Access to primary care and workers’ opportunity costs. Evidence from Italy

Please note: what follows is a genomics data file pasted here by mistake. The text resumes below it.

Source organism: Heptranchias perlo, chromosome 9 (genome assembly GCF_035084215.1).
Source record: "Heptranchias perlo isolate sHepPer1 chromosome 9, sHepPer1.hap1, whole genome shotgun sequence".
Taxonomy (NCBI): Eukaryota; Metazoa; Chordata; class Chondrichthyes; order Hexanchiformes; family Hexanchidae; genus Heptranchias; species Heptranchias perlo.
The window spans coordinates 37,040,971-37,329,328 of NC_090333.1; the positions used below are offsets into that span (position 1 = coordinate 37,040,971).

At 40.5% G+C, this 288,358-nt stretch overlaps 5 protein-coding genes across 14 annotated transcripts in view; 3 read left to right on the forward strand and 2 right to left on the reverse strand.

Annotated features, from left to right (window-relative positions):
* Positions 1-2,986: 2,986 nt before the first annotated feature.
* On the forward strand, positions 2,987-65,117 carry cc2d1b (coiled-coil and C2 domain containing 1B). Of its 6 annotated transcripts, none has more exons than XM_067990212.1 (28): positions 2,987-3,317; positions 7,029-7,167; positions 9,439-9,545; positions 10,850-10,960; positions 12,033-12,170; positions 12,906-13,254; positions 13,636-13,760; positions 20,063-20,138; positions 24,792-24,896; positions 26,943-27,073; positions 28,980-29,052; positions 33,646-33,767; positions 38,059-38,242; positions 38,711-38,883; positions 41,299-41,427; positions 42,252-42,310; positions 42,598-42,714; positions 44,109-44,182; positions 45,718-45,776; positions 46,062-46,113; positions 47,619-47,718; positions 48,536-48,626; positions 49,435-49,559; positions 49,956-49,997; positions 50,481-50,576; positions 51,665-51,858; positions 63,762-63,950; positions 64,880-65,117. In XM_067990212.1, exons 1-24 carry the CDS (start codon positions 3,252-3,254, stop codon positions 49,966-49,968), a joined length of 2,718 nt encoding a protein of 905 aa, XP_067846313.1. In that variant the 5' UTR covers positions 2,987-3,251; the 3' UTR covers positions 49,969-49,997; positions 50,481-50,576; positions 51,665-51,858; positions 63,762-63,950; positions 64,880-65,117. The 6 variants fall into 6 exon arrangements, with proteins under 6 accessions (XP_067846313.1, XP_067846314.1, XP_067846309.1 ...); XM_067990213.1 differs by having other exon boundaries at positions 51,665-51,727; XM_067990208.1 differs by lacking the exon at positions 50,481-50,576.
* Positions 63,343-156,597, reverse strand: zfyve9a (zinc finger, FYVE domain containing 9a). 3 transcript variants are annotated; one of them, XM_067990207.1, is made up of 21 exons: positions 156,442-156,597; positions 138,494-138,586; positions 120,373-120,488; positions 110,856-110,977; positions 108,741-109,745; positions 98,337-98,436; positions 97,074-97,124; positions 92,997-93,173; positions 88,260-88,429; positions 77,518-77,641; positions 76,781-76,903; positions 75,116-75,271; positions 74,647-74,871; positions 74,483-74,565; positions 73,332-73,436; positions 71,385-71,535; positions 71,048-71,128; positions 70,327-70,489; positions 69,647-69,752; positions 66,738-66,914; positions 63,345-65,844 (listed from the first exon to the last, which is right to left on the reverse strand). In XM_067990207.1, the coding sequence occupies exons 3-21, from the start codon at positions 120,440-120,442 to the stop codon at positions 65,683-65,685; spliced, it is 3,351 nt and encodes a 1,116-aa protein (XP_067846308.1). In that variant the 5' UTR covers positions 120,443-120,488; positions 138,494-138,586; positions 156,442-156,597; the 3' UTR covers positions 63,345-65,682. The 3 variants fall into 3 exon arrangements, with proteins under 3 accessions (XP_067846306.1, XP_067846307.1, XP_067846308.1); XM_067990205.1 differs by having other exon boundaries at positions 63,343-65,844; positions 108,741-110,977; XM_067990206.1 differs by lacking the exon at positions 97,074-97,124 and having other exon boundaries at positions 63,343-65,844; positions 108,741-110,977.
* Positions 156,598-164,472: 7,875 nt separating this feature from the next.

This paper explores whether and to which extent employment condition and working hours influence individuals’ decision process in consuming primary care. The hypothesis is that the higher the workers’ opportunity cost in terms of earning forgone, the less the demand for General Practitioner (GP) visits. Data used in the analysis come from the 2004/2005 “Health conditions and recourse to health services” survey provided by the Italian National Institute of Statistics (ISTAT). We apply a negative binomial regression to model the relationship between the number of GP visits and employment related variables, controlling for a rich set of individual demographic characteristics, socio-economic variables, health status, supply and geographical factors. We show that self-employed workers, managers and cadres use significantly less primary care services notwithstanding the access is free. We interpret these findings as being due to the fact that these type of workers have higher opportunity costs than white and blue collars, since they suffer more from the loss of earnings related to the absence from work
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